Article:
Patrick Mooney of CSNChicago.com has the news:
The Cubs are planning to make Javier Baez part of their first wave of September call-ups.
“There’s a lot of things he can do to help you win right now,” manager Joe Maddon said Saturday at Dodger Stadium.
Baez batted just .169/.227/.324 and racked up a whopping 95 strikeouts in 52 games last season for the Cubs, but he’s made great strides with his plate approach this year on the farm and he could slide his way into regular playing time in Chicago if he hits well out of the gate. Baez entered play Saturday with a .316/.380/.530 slash line, 13 home runs, 60 RBI, and 17 stolen bases through 67 games at Triple-A Iowa. And he hit a sixth-inning single on Saturday night against the Pacific Coast League affiliate of the Giants to extend his current hitting streak to 15 games.
Baez is projected to get starts at third base, shortstop, and second base initially. He probably fits best at second, where Starlin Castro and Tommy La Stella have been splitting time since Addison Russell was moved to short. Baez, 22, was ranked a top-10 prospect by MLB.com, Baseball America, and Baseball Prospectus ahead of the 2014 season. He’s been buried somewhat by some other younger Cubs who have graduated and been able to contribute right away, but the kid’s future still shines bright.
Starlin Castro has been the Cubs’ starting shortstop for the past five Opening Days. There’s a reason he doesn’t have that gig anymore. The reason is named Addison Russell:
The slide and pivot was like freakin’ ballet.
In other news, how bad do you think A’s fans wish they had him and Josh Donaldson back?
With a 19-4 record since late July the Cubs are surging, but now they’ve lost a pair of key players to the disabled list in right fielder Jorge Soler and reliever Jason Motte.
Soler has a strained oblique muscle, which figures to sideline him until at least mid-September and could knock him out for the remainder of the regular season. He’s had a disappointing season relative to his excellent 24-game debut last year, hitting .265 with seven homers and a .710 OPS in 90 games. Expect to see Chris Coghlan shift back to the outfield, with Starlin Castro and Tommy La Stella playing second base.
Motte has a strained shoulder, which is expected to keep him out for at least 3-4 weeks. Thanks to injuries Motte is a shell of his former bat-missing self, striking out just 34 hitters in 48 innings, but he has a 3.91 ERA in 57 appearances and has worked a lot of high-leverage spots for the Cubs.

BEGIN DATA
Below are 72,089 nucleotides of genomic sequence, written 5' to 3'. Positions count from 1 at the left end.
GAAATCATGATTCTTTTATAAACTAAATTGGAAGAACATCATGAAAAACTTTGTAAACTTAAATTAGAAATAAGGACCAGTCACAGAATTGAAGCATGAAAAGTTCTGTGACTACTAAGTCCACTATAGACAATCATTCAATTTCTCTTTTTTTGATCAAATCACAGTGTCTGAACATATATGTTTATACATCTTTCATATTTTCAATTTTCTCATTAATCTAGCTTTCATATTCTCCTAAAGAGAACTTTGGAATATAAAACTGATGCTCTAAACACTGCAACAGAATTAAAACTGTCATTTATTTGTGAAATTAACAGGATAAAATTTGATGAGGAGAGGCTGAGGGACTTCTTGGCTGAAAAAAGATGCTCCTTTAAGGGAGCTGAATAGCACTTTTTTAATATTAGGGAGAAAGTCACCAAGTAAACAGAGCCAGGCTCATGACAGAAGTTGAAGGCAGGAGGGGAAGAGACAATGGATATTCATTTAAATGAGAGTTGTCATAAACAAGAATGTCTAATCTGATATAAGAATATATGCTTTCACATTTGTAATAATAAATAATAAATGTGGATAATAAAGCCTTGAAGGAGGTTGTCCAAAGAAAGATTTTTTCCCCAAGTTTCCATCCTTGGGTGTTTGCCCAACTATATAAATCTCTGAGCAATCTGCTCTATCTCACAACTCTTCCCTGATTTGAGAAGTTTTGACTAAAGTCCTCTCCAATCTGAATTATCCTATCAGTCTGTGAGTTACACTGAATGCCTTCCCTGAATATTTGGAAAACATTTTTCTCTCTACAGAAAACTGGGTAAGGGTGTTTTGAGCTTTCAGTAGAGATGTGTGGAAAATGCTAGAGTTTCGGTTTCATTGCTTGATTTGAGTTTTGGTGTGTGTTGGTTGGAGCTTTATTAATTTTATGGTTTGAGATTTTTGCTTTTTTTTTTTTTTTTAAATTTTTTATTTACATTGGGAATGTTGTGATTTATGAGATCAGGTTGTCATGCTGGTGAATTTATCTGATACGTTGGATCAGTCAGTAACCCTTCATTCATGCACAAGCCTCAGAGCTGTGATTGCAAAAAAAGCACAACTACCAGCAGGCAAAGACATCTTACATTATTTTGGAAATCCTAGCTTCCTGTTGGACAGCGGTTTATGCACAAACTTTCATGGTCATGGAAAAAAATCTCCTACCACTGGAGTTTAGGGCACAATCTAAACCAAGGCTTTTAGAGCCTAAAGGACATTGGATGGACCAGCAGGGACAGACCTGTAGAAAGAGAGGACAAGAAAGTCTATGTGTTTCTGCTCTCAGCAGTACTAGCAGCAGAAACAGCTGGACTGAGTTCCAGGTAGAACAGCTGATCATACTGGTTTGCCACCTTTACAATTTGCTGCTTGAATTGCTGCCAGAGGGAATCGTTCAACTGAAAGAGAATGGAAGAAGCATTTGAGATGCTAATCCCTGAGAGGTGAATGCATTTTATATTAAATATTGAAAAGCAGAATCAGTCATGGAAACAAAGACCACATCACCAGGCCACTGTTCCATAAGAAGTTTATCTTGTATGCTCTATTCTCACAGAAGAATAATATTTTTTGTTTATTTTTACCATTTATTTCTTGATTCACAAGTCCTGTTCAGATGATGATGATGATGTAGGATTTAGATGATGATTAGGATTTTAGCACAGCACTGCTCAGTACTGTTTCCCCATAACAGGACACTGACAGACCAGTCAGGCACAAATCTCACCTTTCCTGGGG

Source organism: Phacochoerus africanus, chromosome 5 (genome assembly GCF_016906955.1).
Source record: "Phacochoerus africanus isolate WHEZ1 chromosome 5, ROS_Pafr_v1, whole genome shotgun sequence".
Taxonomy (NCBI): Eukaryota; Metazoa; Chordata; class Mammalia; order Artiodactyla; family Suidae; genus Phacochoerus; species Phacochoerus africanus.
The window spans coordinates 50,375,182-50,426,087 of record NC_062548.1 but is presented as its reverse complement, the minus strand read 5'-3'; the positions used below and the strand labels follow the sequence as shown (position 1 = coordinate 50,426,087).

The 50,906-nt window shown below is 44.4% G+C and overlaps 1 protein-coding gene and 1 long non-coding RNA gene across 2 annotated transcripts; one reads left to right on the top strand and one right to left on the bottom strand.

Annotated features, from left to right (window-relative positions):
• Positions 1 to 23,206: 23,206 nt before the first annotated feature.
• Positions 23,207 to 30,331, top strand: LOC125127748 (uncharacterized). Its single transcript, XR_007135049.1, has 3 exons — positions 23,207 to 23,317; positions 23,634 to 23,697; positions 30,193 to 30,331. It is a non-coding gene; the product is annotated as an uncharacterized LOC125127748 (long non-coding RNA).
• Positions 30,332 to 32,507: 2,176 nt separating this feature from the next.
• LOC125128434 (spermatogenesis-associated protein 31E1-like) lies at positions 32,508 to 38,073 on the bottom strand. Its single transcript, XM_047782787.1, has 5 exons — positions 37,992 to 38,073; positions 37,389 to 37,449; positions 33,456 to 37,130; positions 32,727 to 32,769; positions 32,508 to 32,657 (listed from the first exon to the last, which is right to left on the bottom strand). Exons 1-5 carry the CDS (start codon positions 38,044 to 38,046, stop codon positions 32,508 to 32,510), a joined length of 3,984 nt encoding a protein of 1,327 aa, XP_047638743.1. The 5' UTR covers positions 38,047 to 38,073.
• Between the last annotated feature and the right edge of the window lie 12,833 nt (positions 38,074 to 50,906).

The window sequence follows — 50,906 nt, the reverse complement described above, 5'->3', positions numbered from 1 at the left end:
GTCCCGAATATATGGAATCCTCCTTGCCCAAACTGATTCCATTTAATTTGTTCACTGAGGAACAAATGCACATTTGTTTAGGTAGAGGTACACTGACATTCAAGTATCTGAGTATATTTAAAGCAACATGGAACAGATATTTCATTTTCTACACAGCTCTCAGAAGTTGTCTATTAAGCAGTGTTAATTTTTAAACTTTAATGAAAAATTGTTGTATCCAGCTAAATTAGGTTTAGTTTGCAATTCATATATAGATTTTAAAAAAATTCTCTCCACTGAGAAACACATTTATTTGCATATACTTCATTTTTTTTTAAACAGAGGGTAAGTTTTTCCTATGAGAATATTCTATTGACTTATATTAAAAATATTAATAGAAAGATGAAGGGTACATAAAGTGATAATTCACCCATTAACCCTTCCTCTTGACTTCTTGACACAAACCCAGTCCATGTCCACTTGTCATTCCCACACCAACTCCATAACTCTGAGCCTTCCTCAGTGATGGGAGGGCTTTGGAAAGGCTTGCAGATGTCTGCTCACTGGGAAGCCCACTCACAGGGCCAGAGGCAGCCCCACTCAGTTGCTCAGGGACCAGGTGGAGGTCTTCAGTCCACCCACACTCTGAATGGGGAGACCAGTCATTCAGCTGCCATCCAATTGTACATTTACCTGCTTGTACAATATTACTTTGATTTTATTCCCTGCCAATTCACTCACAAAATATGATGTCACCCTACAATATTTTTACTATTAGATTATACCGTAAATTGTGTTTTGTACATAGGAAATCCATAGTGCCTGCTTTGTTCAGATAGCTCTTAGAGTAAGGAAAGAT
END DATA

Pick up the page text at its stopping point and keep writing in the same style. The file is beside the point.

Prior to Tuesday night Starlin Castro had played every inning of his Cubs career at shortstop, spanning six seasons and 7,400 innings. And then, in the sixth inning, manager Joe Maddon summoned Castro from his spot on the bench–where he’s been since last Friday–and brought him into the game at second base.
Castro played four innings there and afterward Maddon told reporters that it would be his primary position going forward, meaning rookie Addison Russell is now the Cubs’ starting shortstop after playing second base all season.
The move speaks to how much the Cubs like Russell long term, believing he has a chance to be an All-Star caliber shortstop who’s a plus offensively and defensively, but it also shows just how far Castro’s stock has fallen in Chicago. And elsewhere, too, because if the Cubs could have traded Castro and the remaining $40 million on his contract for anything of value last month they likely would have done so.
Castro showed a ton of promise early in his career, hitting .300 as a 20-year-old rookie and making the All-Star team three times by age 24, but he’s been awful this season with a .235 batting average and .574 OPS and in general has shown very little improvement in any key aspect of his game. And the Cubs have several good prospects capable of playing second base, including Javier Baez, so the position switch may be a temporary one for Castro before a permanent switch to a new team.
This is . . . odd. Gordon Wittenmyer of the Chicago Sun-Times does not print out the exact question he put to Cubs shortstop Starlin Castro, but it appears as if he basically asked the dude if he has a mental disorder:
It’s called attention deficit disorder, or ADD.
“I know what it is,” Starlin Castro said.
That doesn’t mean the Cubs’ shortstop wants to know anything more than that about the subject.
Throughout Castro’s career, mental lapses, moments of lost focus and inexplicable errors on routine plays have raised speculation among fans, scouts and even some in his organization – including the clubhouse — that he has a form of the common disorder.
But he hasn’t been tested for it, and doesn’t want to be, he said, even if a diagnosis and treatment could raise his performance – even as a three-month slump has called the three-time All-Star’s playing time into question down the stretch.
Note that Wittenmyer doesn’t call it “ADHD,” but rather, “ADD,” which the medical community has not formally called it for over 20 years. It’s almost as if — and bear with me here — the sports writer is not a doctor.
Really, a sports writer walked into a major league clubhouse and asked a ballplayer if he has a mental disorder. This happened.